Hundreds of tourists remain stranded in a village near the ruins of the mountain city of Machu Picchu as protests grip the country of Peru.
Americans, Europeans and South Americans cannot leave the town of Aguas Calientas, near the base of Machu Picchu, as the government has suspended train service indefinitely. Machu Picchu Mayor Darwin Baca said he is trying to set up helicopter transport to get them out, according to Axios.
“We have asked the government to help us and set up helicopter flights so we can evacuate the tourists,” Baca said.
Among the tourists trapped on the mountain are two Chicago police officers, a pregnant couple from Acworth, Georgia, and a Miami-Dade fire-rescue captain, who told Florida’s Local 10 that about 200 North -Americans remain in the city. Thousands more are unable to travel across the country because of the protests.
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“From what I understand, the rest of the country isn’t doing too well,” said Fire Rescue Capt. Brian Vega said. “They’re rioting, burning things.”
Peruvian President Pedro Castillo on Wednesday dissolved the country’s Congress and called new elections ahead of a new attempt to remove him from office. He established a new emergency government and said he would make changes to the leadership of the judiciary, the police and the constitutional court.
The decision to impeach Castillo concerns allegations of corruption, with six investigations open against the president.
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Castillo’s actions, seen as an effort to preserve power, prompted Congress to impeach him outright and replace him with Dina Boluarte, his former vice president. The appointment proved incredibly unpopular, with many voters seeing Castillo as “one of us”, while Boluarte remains distant and unknown to them.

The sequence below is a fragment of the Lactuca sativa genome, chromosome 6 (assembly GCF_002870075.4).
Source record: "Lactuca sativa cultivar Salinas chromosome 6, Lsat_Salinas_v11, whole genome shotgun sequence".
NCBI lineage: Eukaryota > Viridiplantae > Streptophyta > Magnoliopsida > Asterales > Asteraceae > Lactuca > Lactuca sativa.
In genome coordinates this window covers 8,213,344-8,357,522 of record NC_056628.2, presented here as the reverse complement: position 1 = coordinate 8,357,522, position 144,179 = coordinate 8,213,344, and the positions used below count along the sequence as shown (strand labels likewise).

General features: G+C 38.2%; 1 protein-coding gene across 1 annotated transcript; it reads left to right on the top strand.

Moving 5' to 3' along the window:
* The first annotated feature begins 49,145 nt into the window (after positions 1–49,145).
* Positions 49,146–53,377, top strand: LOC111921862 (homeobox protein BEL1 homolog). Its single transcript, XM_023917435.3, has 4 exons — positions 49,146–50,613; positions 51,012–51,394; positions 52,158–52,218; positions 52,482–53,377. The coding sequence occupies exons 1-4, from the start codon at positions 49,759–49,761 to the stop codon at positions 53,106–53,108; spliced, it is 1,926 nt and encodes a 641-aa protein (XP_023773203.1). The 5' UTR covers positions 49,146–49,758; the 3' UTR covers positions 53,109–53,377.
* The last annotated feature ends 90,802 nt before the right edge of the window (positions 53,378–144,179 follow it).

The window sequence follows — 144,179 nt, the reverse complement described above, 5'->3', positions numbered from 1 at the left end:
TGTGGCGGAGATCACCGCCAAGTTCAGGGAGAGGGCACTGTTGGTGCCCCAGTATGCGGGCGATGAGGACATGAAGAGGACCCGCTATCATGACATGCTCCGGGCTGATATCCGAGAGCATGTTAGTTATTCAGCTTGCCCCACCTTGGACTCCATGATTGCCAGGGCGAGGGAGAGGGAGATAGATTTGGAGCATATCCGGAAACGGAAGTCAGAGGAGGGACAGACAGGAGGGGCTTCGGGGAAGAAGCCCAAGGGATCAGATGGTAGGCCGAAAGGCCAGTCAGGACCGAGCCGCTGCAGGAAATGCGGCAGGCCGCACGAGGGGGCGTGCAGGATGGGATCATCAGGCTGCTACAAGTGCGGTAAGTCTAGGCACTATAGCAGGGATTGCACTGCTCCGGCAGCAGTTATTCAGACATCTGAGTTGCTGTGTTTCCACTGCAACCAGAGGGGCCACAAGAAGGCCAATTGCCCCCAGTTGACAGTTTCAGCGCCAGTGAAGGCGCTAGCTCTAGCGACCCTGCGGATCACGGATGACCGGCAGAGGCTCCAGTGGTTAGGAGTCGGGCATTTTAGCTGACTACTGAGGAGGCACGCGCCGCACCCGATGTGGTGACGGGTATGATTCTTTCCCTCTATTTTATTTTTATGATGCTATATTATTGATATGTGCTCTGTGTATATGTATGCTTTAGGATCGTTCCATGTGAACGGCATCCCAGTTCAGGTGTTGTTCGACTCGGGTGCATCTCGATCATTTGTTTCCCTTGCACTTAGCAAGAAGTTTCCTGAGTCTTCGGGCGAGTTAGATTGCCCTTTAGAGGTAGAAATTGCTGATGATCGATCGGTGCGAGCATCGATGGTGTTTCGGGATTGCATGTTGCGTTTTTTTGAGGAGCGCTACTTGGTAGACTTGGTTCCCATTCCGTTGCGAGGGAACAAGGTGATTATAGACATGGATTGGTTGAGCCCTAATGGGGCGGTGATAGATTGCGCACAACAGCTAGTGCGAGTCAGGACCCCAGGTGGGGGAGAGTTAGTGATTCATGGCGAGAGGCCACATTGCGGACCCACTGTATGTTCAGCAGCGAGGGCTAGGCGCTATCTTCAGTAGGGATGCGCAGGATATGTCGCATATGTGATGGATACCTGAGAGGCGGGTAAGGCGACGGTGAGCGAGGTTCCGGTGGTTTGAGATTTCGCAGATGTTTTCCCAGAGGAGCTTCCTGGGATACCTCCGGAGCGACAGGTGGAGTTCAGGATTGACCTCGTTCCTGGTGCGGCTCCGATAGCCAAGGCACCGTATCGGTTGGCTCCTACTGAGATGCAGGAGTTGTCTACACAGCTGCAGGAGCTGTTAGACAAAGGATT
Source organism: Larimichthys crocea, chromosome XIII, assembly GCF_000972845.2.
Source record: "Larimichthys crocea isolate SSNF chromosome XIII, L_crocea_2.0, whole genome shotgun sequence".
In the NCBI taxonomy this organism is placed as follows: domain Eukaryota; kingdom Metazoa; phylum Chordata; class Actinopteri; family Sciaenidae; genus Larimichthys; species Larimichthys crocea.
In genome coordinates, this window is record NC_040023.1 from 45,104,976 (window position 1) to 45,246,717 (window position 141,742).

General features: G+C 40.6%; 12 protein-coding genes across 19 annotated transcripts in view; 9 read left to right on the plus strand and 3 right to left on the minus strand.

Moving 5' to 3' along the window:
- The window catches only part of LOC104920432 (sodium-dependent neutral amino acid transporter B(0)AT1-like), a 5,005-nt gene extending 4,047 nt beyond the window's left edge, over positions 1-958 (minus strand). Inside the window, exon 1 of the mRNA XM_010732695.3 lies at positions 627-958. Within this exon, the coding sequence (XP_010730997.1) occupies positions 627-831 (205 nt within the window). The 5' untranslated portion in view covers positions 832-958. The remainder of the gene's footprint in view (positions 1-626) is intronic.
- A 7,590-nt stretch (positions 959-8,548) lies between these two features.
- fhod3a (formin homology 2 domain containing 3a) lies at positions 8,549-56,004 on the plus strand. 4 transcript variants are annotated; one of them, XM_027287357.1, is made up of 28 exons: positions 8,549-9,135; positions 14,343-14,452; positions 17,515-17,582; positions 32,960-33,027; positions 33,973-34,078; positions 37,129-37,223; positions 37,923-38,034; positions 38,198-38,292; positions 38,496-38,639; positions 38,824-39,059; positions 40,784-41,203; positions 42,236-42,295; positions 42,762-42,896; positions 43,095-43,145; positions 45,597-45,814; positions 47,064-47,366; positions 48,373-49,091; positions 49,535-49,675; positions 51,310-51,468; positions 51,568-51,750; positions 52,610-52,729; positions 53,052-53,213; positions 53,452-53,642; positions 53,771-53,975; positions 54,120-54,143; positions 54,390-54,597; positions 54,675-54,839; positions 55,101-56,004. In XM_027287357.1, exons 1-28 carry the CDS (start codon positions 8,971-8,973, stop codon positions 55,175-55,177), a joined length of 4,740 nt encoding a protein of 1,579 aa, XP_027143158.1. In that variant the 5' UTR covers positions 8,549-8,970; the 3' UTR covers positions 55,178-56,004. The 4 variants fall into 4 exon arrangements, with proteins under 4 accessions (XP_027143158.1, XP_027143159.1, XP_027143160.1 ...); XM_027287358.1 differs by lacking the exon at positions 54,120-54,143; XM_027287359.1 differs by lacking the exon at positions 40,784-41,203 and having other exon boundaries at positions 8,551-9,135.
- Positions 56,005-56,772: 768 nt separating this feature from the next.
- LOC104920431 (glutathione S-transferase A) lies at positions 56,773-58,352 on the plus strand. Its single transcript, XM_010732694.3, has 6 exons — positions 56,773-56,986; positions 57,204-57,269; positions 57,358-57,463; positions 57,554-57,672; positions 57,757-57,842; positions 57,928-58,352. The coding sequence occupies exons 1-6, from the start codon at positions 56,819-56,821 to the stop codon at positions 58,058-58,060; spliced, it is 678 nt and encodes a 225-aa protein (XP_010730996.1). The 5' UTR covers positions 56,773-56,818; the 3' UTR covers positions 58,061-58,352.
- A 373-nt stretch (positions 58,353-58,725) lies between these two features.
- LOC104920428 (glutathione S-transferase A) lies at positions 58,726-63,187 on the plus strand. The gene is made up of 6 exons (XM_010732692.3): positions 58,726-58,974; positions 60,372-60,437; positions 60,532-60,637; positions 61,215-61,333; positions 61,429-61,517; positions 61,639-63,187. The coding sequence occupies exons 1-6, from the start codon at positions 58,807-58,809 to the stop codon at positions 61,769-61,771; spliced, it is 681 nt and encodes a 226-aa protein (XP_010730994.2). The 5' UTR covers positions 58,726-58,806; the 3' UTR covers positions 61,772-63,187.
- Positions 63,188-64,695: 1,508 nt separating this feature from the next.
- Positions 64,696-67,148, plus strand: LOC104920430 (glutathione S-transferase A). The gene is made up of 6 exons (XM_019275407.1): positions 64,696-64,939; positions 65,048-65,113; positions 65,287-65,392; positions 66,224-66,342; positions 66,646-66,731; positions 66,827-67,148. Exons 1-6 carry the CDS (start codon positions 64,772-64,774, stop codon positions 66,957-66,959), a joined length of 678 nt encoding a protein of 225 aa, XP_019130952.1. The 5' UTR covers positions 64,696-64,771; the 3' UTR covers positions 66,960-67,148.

Boluarte sent in authorities to quell the protests, but that only led to an increase in violence, which left at least seven people dead on Thursday night, with more than 50 people injured. A judge ordered Castillo’s detention for up to 18 months while prosecutors prepared a case against him.
The demonstrators are now demanding Castillo’s freedom, Boluarte’s resignation and new elections to elect a president and congress. They have burned police stations, blocked highways and occupied airport runways.
Boluarte declared a state of emergency on Friday to curb the unrest and sent in the army to disperse the protests, bringing the death toll to more than 22, The New York Times reported.
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Two ministers resigned over the deaths of Peruvian citizens, and outgoing Education Minister Patricia Correa said the deaths of citizens at the hands of the government “have no justification.”
Vega said the unrest has left the country – and tourists – in a state of total chaos, with local authorities unable to tell him whether they can evacuate people for Christmas. He called on US lawmakers to come up with an airlift.
“Hopefully, they can help us in some way and get us safely back to the United States to see our friends and family,” he said.
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About 5,000 tourists are stuck in the city of Cusco as they wait for flights to resume, Machu Picchu’s mayor told the AFP news agency.
“What they are afraid of is arriving in Cusco and then not being able to go to their country, because that could get worse,” said the mayor.
The Associated Press contributed to this report.